Plane & Pilot
Tuesday, February 11, 2014

In The Belly Of A Legend

A ride in an Aluminum Overcast with ghosts of airmen past

Joe Cavett is ready to board.
It was almost surreal standing on the ramp and realizing that the flight I had just finished began two years before it finally happened. My wife and I had traveled to Fort Worth, Texas, when we stumbled upon the Vintage Flying Museum at Meacham Field. After chatting with the tour guide, we stepped into the hangar where they keep a B-17 named Chucky. The guide ushered me into the plane, and my heart skipped a beat when he told me to get in the pilot's seat so my wife could take my picture. That was the day in 2009 I decided I'd fly in a B-17 someday.

Someday finally arrived in the fall of 2011 when our anniversary rolled around. My dear wife got me a ride on Aluminum Overcast when it visited Riverside Airport in Tulsa, Okla., just across town from home. We arrived at the airport an hour before the flight and spent quite some time looking at the airplane. Not long after our arrival, a group of older gentlemen began gathering beneath the engine nacelles and walking the props through several turns to pump the oil from the bottom cylinders before firing up the engines. It was obvious that most of them had done this many times before—the smiles on their faces gave away that this was an act cherished from their younger years, and that it brought back a lot of memories. For many, this would likely be the last chance they would have to see a Fortress, never mind touch one and feel its pulse beat in their hands. The act recharged their youth to the point that you could almost see them as teenagers in vintage Army uniforms. This was truly a sight to behold.

During the preflight briefing, we discussed the usual stuff: Keep your seatbelt on until we tell you otherwise, no smoking, in case of emergency, do exactly what we tell you, etc. Then the proverbial bomb was dropped when the flight crew introduced Dominick, who was going to be joining us as a passenger on this flight. The last time he had been in a B-17 was 67 years prior when he flew his 35th mission. He had known when they arrived at the airport that he would get a tour. What he didn't know was that his family had purchased a ride for him. I knew this flight would be special, but to share the experience with someone who had used the aircraft for its intended purpose was beyond my ability to comprehend.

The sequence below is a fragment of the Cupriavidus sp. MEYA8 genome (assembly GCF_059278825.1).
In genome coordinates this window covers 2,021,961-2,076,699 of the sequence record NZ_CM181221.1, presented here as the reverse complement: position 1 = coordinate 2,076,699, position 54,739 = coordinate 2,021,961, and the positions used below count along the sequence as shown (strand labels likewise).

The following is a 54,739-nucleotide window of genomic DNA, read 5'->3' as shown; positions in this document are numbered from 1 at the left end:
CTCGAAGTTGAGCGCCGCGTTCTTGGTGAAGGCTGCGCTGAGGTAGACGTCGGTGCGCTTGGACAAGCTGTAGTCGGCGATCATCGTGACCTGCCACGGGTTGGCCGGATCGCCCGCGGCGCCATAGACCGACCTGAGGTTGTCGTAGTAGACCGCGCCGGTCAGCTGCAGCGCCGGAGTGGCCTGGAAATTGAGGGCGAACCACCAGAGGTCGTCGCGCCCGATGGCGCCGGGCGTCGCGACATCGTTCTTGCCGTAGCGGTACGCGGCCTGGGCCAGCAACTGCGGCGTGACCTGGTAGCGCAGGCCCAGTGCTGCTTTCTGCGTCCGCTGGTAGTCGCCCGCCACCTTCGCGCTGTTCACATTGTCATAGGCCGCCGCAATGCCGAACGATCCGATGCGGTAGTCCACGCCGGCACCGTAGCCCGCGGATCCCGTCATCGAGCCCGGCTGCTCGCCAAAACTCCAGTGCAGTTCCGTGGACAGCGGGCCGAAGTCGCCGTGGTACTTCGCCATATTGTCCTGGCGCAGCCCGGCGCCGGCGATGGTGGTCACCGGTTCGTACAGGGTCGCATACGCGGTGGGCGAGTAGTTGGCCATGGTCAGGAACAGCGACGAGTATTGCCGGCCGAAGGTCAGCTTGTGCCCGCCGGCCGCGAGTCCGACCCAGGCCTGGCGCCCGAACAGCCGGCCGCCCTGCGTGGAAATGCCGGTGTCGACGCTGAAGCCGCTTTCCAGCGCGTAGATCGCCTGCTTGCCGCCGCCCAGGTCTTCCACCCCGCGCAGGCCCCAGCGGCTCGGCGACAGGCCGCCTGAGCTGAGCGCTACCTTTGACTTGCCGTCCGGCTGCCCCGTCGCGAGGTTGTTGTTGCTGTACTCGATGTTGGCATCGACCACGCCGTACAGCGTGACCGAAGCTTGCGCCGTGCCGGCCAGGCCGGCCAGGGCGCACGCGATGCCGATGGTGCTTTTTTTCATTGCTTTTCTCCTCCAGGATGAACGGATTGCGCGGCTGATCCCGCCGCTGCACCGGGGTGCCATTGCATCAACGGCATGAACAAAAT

I was one of the last to board and was seated just in front of the tailwheel. I took a look behind my seat and wondered how many people had been lost just trying to get to the tailgunner's position. Before long, the first Cyclone was rumbling at idle followed quickly by the other three. When sitting in the Fortress, although it looks low-tech, you get the feeling that you're separated completely from the outside world, even if only by a thin sheet of aluminum. When the engines start, the error of this feeling becomes apparent as the oil burning out of the bottom cylinders becomes smoke and begins wafting its way into the interior of the plane through any opening it can find. The smoke creeps in like ghosts from the past, and that may well be what it was. Ghosts awakened by the grumbling bark of big round engines and the conversion of aviation fuel to noise. This is the first instant that you actually realize what it was like to fly in a Fortress. In only a few minutes, it has gone from a cold, lifeless hulk of aluminum to a living, breathing entity that becomes a part of you. You can feel its pulse as it sits waiting to do its job, warming up before the big fight like a heavyweight contender. As the smoke seeps in through the gaps around the ball turret and waste gunner windows, you can almost feel the presence of American airmen there with you.


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